Paula Becker grew up reading the "Mrs. Piggle Wiggle" children's books, and loved the whimsical stories of her uncanny ability to cure children of bad character traits. The author of the books, Betty MacDonald, lived in Washington. Many years later, when Becker moved to the Evergreen state, she asked her local librarian what had become of the best-selling author.
It was then that she found out MacDonald had written much more than the fanciful "Piggle Wiggle" books. She was also the author of best-selling memoirs about her personal life.
As a historian for Historylink, Becker became enthralled with researching MacDonald and the places she lived. That eventually led her inside one of MacDonald’s old houses, literally minutes before it was torn down. Becker describes her feeling of being transported on a "magic carpet ride" through MacDonald’s life.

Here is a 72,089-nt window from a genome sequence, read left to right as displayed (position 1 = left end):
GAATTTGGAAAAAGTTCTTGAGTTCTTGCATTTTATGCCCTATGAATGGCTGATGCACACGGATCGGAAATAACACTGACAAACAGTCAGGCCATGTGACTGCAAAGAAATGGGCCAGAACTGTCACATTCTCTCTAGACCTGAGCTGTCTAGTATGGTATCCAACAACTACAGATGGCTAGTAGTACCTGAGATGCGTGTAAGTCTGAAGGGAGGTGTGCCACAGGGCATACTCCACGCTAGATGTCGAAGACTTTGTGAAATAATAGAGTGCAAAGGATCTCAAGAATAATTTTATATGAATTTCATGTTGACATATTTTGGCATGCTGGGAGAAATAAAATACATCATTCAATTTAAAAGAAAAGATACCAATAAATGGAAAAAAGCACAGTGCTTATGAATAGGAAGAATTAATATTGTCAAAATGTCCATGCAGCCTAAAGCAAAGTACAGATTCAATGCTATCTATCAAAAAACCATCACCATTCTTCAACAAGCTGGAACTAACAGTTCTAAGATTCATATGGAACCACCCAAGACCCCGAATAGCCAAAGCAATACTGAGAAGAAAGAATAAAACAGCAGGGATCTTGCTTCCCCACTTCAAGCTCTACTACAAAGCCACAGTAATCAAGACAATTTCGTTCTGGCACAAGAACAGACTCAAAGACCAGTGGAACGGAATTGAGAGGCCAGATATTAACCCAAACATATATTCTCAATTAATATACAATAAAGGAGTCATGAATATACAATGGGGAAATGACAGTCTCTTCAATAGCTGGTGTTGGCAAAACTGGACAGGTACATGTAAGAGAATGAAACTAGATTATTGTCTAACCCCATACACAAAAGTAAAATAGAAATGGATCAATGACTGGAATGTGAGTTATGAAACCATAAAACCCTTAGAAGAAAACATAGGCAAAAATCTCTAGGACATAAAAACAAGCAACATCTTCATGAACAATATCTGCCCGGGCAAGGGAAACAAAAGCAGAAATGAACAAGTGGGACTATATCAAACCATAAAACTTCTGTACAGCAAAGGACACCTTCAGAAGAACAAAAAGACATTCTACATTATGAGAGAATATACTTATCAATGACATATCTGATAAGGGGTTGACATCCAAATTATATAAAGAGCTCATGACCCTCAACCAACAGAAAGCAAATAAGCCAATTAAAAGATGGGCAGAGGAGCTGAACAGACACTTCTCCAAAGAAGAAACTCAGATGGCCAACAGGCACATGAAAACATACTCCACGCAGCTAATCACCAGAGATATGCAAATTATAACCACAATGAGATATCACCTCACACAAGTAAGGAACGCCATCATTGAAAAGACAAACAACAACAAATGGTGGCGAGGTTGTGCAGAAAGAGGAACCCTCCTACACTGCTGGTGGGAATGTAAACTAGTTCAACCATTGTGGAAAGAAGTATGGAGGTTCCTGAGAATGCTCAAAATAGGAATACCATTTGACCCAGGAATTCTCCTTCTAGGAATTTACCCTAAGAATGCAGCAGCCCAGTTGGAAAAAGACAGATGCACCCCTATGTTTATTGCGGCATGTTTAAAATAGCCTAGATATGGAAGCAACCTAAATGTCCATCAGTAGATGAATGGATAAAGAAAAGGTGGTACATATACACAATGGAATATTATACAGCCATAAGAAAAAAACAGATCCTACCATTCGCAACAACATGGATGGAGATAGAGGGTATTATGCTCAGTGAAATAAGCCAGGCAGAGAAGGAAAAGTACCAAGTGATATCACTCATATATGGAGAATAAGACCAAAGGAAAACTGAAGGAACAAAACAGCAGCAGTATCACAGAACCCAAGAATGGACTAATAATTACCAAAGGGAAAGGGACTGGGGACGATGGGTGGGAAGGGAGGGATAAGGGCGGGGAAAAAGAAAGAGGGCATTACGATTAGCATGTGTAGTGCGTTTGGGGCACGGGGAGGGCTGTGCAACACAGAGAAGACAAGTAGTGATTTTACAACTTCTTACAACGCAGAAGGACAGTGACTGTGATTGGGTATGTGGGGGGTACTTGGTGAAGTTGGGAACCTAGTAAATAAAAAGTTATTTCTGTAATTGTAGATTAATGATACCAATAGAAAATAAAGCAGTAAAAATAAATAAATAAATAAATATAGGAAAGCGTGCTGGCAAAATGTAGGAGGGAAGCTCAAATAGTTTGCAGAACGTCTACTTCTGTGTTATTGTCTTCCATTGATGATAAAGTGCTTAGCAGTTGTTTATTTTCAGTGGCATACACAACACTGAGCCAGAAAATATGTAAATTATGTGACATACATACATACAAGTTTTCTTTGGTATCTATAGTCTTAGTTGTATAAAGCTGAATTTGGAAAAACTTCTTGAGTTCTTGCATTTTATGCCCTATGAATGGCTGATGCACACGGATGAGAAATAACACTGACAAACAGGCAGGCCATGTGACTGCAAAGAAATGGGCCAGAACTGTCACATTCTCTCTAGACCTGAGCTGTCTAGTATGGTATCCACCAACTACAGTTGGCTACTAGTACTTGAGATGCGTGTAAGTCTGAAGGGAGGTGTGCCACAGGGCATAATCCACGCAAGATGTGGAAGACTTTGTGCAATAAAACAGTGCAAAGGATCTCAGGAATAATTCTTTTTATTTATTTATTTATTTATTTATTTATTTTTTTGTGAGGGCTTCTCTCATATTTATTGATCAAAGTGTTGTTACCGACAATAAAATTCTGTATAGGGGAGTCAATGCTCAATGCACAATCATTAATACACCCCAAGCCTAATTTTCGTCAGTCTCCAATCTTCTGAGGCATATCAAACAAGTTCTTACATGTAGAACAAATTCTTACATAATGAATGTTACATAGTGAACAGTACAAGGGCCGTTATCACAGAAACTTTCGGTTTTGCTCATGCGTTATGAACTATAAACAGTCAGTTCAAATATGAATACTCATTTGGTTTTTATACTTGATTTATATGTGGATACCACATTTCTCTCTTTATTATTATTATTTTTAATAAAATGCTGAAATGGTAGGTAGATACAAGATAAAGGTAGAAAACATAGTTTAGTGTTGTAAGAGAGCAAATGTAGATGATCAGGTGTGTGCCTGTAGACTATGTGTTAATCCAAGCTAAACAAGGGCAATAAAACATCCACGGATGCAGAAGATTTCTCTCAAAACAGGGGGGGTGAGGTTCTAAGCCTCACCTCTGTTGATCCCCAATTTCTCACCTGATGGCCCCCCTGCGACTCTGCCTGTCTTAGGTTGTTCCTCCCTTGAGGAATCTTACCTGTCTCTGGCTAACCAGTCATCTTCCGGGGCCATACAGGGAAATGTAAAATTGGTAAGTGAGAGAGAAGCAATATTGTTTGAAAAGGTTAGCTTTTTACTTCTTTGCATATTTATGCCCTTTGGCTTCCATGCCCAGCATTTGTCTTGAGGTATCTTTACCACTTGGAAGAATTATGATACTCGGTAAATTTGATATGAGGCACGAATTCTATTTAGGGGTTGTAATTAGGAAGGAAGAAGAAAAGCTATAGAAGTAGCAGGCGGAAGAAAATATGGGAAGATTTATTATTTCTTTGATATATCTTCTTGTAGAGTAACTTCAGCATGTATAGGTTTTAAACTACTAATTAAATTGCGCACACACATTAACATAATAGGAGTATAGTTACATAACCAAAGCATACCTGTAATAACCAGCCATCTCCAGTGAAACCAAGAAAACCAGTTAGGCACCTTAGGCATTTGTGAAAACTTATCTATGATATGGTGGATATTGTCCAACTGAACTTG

Becker was given given exclusive access by MacDonald's family to never-before-seen archives and letters. They told a much bleaker story of MacDonald’s true life than the one presented in her books.
“I was very moved at the thought of how hard she worked and what a momentous task she accomplished as a young unmarried mother during the 1930s in particular. You know, how hard she worked, and yet she kept a sense of humor,” Becker said.
Becker wrote a book about MacDonald, and her own obsession with the author, called “Looking for Betty MacDonald: The Egg, The Plague, Mrs. Piggle Wiggle, and I.”